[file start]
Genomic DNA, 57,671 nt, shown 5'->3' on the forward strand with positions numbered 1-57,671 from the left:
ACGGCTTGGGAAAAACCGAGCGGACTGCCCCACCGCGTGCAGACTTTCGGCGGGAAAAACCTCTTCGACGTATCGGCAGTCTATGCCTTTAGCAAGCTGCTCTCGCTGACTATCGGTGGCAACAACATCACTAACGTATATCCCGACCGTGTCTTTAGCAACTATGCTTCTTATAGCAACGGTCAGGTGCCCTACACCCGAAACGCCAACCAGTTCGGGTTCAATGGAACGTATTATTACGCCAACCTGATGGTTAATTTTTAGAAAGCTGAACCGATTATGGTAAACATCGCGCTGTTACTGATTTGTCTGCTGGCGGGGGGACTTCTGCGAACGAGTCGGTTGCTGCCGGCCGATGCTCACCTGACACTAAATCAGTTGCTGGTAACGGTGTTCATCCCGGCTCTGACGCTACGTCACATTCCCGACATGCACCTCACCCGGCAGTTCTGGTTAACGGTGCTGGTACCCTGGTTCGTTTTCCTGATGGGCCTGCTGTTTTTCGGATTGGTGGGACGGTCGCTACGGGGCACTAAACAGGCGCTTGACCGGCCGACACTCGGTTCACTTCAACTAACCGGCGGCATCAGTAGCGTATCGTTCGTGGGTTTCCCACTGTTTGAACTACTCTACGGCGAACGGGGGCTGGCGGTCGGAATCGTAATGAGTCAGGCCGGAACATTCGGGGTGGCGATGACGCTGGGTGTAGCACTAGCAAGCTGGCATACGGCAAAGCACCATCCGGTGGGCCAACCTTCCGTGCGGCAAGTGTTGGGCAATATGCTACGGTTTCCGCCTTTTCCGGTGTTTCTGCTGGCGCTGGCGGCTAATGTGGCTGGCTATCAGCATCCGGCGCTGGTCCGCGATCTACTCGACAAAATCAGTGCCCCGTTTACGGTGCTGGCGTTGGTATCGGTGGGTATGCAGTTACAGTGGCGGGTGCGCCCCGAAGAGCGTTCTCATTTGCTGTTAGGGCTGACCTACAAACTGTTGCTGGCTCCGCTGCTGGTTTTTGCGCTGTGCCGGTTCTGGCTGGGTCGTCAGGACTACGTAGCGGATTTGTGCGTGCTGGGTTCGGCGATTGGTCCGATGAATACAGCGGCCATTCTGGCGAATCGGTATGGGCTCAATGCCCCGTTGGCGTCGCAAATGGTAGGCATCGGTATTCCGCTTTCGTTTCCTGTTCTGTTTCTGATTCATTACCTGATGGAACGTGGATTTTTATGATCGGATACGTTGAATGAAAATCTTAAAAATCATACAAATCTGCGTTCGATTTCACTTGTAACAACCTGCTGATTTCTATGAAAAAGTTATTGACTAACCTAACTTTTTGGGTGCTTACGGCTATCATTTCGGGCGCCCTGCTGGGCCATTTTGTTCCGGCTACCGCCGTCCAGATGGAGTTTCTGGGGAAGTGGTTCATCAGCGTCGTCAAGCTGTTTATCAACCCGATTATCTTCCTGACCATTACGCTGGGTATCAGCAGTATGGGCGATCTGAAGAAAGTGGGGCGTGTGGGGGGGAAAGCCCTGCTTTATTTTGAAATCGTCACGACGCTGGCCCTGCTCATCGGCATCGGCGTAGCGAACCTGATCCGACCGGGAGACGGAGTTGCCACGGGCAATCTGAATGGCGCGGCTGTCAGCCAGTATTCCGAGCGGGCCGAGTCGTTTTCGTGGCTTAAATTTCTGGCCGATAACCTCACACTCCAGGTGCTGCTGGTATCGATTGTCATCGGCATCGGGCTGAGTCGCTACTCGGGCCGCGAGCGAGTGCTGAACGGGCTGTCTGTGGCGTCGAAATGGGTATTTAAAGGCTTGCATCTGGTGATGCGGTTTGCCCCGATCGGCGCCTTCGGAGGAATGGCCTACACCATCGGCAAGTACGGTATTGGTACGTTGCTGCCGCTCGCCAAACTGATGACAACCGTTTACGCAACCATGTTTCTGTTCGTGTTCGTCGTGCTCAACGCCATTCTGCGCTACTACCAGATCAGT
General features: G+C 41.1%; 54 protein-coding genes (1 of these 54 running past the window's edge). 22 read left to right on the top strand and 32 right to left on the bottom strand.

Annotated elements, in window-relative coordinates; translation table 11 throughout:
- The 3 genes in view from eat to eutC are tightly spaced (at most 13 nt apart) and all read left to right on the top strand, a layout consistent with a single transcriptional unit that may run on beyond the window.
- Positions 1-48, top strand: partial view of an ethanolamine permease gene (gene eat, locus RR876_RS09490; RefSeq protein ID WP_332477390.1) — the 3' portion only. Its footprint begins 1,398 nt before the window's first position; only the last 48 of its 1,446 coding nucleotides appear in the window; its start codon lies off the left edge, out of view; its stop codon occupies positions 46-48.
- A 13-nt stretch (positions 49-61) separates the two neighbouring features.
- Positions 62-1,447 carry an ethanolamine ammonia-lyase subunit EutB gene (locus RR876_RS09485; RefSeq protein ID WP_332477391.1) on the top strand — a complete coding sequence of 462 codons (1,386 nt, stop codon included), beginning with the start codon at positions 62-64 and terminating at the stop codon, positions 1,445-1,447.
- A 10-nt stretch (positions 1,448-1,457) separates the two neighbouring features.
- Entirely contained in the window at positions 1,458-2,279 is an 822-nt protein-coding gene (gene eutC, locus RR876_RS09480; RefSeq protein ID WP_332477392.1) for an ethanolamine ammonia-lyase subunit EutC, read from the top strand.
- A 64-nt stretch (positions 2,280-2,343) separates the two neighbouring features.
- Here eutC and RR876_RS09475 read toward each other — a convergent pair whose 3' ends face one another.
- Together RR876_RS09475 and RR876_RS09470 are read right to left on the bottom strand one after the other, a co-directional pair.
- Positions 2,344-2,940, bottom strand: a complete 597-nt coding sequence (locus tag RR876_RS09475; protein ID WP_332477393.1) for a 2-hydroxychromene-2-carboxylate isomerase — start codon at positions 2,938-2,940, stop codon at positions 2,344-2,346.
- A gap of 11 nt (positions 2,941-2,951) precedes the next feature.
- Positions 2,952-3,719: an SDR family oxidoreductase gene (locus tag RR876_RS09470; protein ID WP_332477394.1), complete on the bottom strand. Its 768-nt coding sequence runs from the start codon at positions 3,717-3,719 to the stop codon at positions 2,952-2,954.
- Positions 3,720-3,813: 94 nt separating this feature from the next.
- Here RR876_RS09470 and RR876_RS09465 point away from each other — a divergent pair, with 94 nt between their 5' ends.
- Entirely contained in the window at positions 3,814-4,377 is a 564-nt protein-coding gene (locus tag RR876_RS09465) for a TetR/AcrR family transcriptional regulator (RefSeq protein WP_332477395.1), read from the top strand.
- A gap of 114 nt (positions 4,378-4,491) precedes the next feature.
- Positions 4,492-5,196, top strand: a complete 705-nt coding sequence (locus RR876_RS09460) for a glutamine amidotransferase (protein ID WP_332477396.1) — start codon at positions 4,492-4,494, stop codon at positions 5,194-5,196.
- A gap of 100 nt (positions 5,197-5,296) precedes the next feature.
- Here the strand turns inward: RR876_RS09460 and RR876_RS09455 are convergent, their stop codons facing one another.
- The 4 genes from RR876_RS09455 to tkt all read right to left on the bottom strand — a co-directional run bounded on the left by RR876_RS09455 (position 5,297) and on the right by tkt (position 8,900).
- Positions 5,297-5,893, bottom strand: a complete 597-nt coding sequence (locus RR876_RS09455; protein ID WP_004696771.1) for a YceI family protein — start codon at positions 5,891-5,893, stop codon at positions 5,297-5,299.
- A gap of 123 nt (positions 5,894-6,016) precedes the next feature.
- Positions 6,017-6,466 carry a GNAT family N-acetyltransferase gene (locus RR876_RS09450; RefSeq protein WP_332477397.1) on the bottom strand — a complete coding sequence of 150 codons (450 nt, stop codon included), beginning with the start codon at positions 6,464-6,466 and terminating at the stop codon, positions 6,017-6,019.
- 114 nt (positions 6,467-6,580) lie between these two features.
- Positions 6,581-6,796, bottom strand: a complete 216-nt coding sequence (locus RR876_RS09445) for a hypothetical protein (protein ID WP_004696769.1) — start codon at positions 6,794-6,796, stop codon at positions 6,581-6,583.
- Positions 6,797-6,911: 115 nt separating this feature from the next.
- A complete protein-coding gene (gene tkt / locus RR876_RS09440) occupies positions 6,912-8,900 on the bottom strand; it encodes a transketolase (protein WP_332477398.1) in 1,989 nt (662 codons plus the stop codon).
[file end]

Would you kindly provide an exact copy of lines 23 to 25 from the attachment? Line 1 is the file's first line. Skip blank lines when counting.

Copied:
- Here the strand turns inward: RR876_RS09460 and RR876_RS09455 are convergent, their stop codons facing one another.
- The 4 genes from RR876_RS09455 to tkt all read right to left on the bottom strand — a co-directional run bounded on the left by RR876_RS09455 (position 5,297) and on the right by tkt (position 8,900).
- Positions 5,297-5,893, bottom strand: a complete 597-nt coding sequence (locus RR876_RS09455; protein ID WP_004696771.1) for a YceI family protein — start codon at positions 5,891-5,893, stop codon at positions 5,297-5,299.